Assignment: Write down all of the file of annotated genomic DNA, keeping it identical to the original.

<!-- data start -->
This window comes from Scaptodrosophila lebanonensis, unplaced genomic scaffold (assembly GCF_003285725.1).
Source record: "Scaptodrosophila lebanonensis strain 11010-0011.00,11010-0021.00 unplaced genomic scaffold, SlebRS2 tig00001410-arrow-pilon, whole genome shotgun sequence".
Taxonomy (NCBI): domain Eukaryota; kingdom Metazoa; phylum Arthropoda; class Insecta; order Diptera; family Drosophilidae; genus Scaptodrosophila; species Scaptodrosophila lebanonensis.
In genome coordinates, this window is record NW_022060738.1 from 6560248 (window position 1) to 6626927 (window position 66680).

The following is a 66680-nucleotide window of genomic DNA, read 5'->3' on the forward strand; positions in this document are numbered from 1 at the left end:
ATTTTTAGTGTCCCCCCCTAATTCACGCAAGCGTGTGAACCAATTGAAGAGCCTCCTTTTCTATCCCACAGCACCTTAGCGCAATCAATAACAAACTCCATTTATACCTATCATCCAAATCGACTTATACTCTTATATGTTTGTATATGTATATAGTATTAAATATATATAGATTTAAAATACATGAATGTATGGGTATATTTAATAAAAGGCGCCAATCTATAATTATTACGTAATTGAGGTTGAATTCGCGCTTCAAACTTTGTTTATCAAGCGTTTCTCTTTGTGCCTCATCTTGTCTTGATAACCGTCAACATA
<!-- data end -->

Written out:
This window comes from Scaptodrosophila lebanonensis, unplaced genomic scaffold (assembly GCF_003285725.1).
Source record: "Scaptodrosophila lebanonensis strain 11010-0011.00,11010-0021.00 unplaced genomic scaffold, SlebRS2 tig00001410-arrow-pilon, whole genome shotgun sequence".
Taxonomy (NCBI): domain Eukaryota; kingdom Metazoa; phylum Arthropoda; class Insecta; order Diptera; family Drosophilidae; genus Scaptodrosophila; species Scaptodrosophila lebanonensis.
In genome coordinates, this window is record NW_022060738.1 from 6560248 (window position 1) to 6626927 (window position 66680).

The following is a 66680-nucleotide window of genomic DNA, read 5'->3' on the forward strand; positions in this document are numbered from 1 at the left end:
ATTTTTAGTGTCCCCCCCTAATTCACGCAAGCGTGTGAACCAATTGAAGAGCCTCCTTTTCTATCCCACAGCACCTTAGCGCAATCAATAACAAACTCCATTTATACCTATCATCCAAATCGACTTATACTCTTATATGTTTGTATATGTATATAGTATTAAATATATATAGATTTAAAATACATGAATGTATGGGTATATTTAATAAAAGGCGCCAATCTATAATTATTACGTAATTGAGGTTGAATTCGCGCTTCAAACTTTGTTTATCAAGCGTTTCTCTTTGTGCCTCATCTTGTCTTGATAACCGTCAACATA